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Old 05-06-2011, 03:38 PM   #6
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But if we get real yields closer to 2.5-3% I could move in that direction in a big way.
<dreams of 3% real yield in a TIP>

That would be beep beep back up the truck for me at least. Would make retirement calculations dirt simple.
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Old 05-06-2011, 03:42 PM   #7
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It's worth pointing out that you pay taxes on both the inflation compensation and real portions of the coupon on nominal bonds as well. So the fact that you pay taxes on the inflation adjustment in TIPS is no different from how nominal treasuries are treated.
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Old 05-06-2011, 03:44 PM   #8
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<dreams of 3% real yield in a TIP>

That would be beep beep back up the truck for me at least. Would make retirement calculations dirt simple.
If you look historically at 10-year treasury yields less CPI 2.5-3% is about the average. We're currently in an extremely low rate environment so those yields look astronomically high. But remember, it wasn't that long ago we had an overnight interest rate of 5%. I don't expect we'll be staying at zero forever.
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Old 05-06-2011, 03:47 PM   #9
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Historically, short term treasuries have tracked best vs inflation and have the highest positive correlation, higher than TIPS.
This may be true if you're tracking market prices, but the principal value of TIPS correlates perfectly with inflation (as defined by CPI). Therefore, a held-to-maturity portfolio will track perfectly with inflation as well. Nominal treasury bonds, short-term or otherwise, will not.
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Old 05-06-2011, 03:48 PM   #10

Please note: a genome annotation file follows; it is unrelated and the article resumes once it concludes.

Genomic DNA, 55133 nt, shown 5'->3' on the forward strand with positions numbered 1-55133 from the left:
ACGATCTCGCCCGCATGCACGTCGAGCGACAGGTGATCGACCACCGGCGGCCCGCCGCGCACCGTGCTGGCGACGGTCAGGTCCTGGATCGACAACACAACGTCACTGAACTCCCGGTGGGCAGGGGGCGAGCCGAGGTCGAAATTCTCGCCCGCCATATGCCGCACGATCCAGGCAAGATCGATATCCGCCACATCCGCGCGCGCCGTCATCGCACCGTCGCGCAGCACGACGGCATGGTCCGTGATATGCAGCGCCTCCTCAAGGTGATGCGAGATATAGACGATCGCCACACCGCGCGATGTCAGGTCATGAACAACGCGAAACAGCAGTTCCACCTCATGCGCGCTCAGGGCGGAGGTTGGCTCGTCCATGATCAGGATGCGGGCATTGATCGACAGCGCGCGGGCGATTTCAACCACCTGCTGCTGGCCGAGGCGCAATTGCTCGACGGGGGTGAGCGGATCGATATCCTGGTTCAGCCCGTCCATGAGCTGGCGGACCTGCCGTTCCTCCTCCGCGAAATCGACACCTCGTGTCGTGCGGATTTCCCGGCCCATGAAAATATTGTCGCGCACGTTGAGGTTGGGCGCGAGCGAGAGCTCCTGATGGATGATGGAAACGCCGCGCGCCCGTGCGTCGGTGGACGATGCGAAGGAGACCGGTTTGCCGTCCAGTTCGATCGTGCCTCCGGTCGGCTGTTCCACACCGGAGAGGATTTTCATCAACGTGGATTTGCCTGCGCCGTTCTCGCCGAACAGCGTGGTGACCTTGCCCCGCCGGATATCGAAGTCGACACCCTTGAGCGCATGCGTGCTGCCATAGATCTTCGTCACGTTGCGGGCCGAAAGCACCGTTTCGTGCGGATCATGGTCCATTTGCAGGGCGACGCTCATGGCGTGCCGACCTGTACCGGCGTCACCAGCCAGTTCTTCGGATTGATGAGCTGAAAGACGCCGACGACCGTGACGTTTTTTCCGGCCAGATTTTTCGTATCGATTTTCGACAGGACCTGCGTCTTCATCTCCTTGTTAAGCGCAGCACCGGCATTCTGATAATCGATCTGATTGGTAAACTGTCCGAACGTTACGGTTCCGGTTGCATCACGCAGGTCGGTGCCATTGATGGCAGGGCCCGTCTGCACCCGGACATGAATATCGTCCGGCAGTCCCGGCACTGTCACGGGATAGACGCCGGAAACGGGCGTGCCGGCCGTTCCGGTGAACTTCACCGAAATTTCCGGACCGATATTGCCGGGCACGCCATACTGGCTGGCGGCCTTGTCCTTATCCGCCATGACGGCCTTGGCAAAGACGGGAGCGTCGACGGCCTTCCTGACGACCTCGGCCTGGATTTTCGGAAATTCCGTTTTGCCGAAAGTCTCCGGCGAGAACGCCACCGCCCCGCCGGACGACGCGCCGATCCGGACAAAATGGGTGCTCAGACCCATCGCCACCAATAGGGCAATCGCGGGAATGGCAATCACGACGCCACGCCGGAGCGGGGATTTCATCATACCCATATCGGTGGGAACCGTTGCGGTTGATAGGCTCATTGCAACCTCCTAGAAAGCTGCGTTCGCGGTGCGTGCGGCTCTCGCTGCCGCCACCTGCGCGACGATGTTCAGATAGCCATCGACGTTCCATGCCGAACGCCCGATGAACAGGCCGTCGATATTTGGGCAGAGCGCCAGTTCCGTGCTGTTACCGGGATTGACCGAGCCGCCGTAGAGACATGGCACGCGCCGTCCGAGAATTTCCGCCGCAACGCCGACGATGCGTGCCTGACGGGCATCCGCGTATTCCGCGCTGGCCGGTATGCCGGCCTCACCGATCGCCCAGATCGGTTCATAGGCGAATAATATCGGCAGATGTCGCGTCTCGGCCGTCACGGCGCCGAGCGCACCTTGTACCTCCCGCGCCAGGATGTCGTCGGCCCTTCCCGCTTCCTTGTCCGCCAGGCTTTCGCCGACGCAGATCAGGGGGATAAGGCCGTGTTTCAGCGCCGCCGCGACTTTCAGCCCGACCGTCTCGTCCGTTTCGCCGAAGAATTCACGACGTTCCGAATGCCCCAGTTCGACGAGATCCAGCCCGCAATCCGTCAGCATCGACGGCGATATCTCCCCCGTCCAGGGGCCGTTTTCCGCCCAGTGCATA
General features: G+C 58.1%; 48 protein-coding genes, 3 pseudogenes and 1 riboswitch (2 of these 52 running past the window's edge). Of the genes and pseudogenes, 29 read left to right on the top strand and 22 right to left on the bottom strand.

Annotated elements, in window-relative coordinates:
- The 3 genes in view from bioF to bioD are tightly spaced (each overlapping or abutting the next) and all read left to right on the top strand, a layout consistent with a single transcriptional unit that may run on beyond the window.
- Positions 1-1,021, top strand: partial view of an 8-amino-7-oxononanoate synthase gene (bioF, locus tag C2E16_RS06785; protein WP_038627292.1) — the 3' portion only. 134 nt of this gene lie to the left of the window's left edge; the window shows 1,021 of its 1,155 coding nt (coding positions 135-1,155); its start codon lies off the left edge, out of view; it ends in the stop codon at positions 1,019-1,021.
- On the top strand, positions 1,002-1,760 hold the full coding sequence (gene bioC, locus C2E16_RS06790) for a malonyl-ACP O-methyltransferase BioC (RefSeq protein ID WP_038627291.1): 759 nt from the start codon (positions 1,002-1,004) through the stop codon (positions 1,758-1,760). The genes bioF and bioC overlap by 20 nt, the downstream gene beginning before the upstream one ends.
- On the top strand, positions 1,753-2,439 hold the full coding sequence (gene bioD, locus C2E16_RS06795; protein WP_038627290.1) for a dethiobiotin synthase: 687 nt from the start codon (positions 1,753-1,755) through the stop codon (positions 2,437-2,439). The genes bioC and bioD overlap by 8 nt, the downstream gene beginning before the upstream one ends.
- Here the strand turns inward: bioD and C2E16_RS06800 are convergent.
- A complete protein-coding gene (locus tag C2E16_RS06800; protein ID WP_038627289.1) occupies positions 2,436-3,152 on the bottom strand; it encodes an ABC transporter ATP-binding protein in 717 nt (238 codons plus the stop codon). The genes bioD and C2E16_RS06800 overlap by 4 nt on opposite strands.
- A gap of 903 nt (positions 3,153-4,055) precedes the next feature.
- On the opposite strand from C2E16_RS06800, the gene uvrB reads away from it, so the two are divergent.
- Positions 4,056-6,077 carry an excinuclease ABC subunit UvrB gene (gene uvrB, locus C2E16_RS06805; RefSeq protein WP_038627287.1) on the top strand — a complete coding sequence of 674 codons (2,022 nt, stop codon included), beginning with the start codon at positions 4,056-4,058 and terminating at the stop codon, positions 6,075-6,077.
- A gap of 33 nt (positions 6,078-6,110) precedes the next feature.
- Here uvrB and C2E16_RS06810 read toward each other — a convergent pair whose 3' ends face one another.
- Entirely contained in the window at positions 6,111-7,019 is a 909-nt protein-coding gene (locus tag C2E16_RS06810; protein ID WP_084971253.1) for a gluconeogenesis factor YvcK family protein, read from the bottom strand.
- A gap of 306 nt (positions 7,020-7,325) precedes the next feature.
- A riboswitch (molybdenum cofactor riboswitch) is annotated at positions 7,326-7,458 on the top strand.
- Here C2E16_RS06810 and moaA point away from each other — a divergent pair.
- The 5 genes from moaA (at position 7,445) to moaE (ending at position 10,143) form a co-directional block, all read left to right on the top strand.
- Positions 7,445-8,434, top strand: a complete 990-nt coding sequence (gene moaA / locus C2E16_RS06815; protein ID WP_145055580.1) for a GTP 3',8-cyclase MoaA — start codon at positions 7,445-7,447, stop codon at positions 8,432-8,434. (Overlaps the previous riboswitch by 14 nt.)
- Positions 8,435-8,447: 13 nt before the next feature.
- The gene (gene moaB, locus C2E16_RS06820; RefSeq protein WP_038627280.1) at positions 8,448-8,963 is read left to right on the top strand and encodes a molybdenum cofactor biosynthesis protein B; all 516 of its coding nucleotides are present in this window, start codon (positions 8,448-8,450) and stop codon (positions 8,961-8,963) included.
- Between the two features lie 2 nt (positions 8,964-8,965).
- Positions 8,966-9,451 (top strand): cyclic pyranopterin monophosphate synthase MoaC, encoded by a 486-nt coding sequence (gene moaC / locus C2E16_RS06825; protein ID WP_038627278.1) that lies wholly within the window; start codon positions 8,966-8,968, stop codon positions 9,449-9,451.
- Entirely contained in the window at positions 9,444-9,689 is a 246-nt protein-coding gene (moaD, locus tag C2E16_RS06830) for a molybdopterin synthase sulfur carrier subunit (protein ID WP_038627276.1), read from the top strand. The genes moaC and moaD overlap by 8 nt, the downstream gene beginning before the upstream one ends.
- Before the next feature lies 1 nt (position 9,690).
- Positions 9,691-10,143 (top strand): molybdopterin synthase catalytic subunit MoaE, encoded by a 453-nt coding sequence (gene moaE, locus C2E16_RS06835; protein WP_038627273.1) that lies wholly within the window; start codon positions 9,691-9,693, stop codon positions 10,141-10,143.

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Originally Posted by DoraM View Post
<dreams of 3% real yield in a TIP>

That would be beep beep back up the truck for me at least. Would make retirement calculations dirt simple.
That might be enough for me to get off the fence and go all in on TIPS, currently evenly weighted with short term treasuries/intermediate treasuries/TIPS cuz I just don't know...

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Old 05-06-2011, 03:51 PM   #11
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If you look historically at 10-year treasury yields less CPI 2.5-3% is about the average. We're currently in an extremely low rate environment so those yields look astronomically high. But remember, it wasn't that long ago we had an overnight interest rate of 5%. I don't expect we'll be staying at zero forever.
If you ever got to a 4% real yield on a TIP you could set up your portfolio 100% TIPs with a 4% SWR and have zero worries....would never need to look at the market again (at least for the duration of the TIP).

I view a default on TIPs as being very close to an end of the world as we know it scenario.
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Old 05-06-2011, 03:57 PM   #12
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Originally Posted by Gone4Good View Post
This may be true if you're tracking market prices, but the principal value of TIPS correlates perfectly with inflation (as defined by CPI). Therefore, a held-to-maturity portfolio will track perfectly with inflation as well. Nominal treasury bonds, short-term or otherwise, will not.
G4G, market prices are the only prices that matter. If you need to sell at some point, they matter very much.